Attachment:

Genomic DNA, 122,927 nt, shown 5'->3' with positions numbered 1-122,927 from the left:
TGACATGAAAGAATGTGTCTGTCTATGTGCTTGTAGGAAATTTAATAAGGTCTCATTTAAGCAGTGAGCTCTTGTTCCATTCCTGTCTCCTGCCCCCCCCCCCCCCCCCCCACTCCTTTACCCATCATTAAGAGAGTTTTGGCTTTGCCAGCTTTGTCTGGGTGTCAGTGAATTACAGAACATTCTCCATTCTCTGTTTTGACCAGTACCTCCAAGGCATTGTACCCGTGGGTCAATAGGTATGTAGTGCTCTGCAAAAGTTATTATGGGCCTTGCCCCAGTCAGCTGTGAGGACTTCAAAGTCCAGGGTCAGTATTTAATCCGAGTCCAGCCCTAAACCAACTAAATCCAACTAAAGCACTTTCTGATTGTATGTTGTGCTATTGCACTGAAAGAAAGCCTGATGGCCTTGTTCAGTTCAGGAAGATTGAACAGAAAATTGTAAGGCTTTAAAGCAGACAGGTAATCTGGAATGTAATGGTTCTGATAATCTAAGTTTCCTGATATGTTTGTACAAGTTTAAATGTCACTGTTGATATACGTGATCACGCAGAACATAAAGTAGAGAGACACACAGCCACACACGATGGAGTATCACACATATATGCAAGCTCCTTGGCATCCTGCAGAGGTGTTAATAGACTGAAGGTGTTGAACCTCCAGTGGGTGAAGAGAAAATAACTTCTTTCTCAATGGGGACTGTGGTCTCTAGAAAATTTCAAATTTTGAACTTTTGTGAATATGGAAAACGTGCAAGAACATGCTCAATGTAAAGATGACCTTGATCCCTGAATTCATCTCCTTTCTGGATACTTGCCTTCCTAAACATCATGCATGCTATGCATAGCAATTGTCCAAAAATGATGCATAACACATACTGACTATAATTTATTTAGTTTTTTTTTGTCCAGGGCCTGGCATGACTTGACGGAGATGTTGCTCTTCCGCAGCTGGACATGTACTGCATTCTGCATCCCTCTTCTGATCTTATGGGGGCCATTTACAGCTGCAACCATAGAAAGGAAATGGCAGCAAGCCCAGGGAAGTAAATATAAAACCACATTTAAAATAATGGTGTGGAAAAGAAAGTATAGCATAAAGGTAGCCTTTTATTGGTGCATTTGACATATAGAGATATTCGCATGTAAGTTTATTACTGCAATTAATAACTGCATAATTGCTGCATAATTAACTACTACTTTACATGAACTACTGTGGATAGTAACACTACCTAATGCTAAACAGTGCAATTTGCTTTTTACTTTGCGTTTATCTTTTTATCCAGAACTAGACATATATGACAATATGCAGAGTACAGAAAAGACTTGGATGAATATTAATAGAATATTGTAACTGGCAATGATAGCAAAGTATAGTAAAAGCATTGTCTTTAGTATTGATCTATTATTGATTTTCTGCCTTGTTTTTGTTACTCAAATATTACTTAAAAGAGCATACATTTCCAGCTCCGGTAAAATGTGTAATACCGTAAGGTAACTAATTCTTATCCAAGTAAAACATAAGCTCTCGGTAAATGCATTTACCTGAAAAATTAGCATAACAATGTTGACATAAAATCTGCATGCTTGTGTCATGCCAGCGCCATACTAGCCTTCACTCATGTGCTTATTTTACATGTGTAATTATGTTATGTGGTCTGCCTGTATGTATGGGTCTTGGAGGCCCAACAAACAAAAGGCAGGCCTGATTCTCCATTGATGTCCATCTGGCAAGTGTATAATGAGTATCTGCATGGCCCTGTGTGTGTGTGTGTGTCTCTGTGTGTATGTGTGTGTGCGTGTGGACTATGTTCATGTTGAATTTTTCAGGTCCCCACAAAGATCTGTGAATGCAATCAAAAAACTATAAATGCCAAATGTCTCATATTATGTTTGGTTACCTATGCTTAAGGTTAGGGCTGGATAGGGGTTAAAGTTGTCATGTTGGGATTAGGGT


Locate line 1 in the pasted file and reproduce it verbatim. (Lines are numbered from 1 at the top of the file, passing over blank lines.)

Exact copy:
Genomic DNA, 122,927 nt, shown 5'->3' with positions numbered 1-122,927 from the left: